Celebrated Coleman musical director returns to helm Matilda

Lisë Hopson (photo by Phyllis McCabe)

This Friday, April 5, John A. Coleman Catholic High School will open their production of Matilda, a musical based on the novel by Roald Dahl. The production is directed by Lisë Hopson, the longtime Coleman theater director and choreographer who came out of retirement to tackle the musical.

“I was thinking I was retired until basically this year the principals at Coleman, they’ve been kind of begging me to come back,” said Hopson of co-principals Ellen Anderson and Marie Anderson. “These are two lovely ladies. The upshot of it is I knew they needed help, and I thought, ‘Well, sure.’”

Hopson first came to the district in 1990 to direct and choreograph musicals at the behest of then-music teacher Wayne Cusher.


“I started doing it essentially as a volunteer,” said Hopson. “The upshot is, it’s always been my passion since I was quite young, musical theater, and so I threw myself into it, ultimately taking over his job at the school in 1997 where I became the music teacher, chorale director and continued to direct and choreograph all the shows.”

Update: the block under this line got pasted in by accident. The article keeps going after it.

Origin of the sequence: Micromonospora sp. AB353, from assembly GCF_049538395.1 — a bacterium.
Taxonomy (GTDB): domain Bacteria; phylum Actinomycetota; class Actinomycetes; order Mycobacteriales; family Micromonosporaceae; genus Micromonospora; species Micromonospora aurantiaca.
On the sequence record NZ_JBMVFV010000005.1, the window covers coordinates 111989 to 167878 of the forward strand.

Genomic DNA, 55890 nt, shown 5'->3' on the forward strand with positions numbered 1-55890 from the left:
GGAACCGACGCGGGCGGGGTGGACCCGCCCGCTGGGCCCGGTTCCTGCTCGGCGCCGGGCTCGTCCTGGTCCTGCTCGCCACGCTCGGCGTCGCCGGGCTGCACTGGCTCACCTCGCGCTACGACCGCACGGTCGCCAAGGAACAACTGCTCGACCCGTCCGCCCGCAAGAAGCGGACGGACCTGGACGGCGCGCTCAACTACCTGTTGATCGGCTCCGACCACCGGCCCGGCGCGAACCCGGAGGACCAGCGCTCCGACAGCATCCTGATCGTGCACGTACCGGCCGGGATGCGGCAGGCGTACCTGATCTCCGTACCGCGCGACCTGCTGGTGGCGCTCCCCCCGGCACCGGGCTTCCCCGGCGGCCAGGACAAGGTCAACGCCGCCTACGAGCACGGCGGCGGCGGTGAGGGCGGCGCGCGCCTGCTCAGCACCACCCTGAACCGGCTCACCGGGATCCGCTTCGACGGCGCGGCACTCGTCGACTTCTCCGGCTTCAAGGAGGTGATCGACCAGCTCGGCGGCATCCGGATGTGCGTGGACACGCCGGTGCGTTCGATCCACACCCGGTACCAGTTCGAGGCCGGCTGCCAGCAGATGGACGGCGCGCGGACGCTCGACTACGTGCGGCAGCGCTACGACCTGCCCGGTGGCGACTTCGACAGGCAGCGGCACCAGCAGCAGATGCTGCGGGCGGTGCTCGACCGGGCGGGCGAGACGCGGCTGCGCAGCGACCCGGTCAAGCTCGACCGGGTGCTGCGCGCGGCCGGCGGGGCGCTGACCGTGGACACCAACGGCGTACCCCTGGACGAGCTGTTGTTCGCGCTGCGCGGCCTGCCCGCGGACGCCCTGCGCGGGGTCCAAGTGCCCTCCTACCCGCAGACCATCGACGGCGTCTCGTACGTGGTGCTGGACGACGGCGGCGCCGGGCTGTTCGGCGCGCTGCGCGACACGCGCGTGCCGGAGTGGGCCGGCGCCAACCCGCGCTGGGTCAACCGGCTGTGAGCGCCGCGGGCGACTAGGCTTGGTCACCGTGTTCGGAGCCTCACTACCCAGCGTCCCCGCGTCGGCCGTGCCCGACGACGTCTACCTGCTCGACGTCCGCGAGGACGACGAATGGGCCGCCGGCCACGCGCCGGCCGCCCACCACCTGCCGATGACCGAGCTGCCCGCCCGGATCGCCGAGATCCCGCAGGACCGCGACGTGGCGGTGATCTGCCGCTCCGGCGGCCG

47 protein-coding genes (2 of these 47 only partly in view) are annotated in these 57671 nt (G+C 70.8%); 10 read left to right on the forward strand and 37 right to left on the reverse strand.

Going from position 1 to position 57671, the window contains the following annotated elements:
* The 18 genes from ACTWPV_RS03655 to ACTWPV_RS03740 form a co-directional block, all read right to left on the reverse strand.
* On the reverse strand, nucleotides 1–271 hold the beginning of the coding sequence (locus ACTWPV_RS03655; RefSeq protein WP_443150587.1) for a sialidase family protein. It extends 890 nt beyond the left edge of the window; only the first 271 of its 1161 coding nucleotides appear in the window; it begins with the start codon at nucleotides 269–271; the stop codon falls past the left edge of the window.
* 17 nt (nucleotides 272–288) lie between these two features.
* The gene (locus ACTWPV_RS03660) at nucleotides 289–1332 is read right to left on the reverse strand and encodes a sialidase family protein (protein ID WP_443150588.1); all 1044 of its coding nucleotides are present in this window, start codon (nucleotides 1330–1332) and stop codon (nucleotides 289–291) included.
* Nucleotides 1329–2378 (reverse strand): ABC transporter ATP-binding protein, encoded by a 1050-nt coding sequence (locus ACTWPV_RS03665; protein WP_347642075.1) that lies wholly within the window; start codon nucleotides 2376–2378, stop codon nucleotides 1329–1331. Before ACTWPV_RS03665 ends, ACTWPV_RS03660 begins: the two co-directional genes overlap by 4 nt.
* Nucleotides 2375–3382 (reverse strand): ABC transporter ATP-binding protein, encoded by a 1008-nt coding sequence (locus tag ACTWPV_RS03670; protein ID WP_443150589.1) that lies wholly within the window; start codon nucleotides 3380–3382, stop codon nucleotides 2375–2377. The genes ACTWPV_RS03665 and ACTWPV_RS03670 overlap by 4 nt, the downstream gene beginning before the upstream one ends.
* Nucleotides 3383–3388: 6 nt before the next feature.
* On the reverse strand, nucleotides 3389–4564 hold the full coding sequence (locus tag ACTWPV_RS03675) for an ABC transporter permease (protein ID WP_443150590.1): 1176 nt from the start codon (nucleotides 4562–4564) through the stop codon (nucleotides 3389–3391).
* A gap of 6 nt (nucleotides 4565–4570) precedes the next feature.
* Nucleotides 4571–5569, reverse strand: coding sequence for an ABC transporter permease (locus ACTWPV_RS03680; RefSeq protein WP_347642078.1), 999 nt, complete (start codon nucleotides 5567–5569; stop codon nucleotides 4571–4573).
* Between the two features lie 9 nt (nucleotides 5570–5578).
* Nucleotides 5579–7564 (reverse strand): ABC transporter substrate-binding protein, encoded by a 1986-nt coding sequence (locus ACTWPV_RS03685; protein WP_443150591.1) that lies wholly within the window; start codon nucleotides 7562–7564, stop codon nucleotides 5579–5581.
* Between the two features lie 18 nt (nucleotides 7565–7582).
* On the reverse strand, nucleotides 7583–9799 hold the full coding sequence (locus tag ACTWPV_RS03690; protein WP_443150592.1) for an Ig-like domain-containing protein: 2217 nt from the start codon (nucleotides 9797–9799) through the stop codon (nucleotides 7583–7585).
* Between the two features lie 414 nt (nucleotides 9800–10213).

The musical production in 1990 was Oliver!, the classic British musical by Lionel Bart based on the Charles Dickens novel Oliver Twist. For nearly the rest of the decade, Coleman put on a Broadway-style musical each year. Then in 1998, they produced two: Into the Woods and Beauty and the Beast. That continued through 2014. In 2015, Hopson directed and choreographed Mary Poppins, and then she retired from the district the following year.

“I took a hiatus,” Hopson said. “I thought that was enough, I’d done 45 shows.”

But in the fall of 2017, Hopson returned to direct Musical Memories: Return of the Alumni.

“I just felt strongly that it would be important to gather as many of the theater alumni as we could, and I concocted and we presented an alumni show,” Hopson said. “That was really unique. It was a pastiche of great songs and dances, and we had very little rehearsal time because these were adults with jobs, and many of them lived out of town. It was very cool.”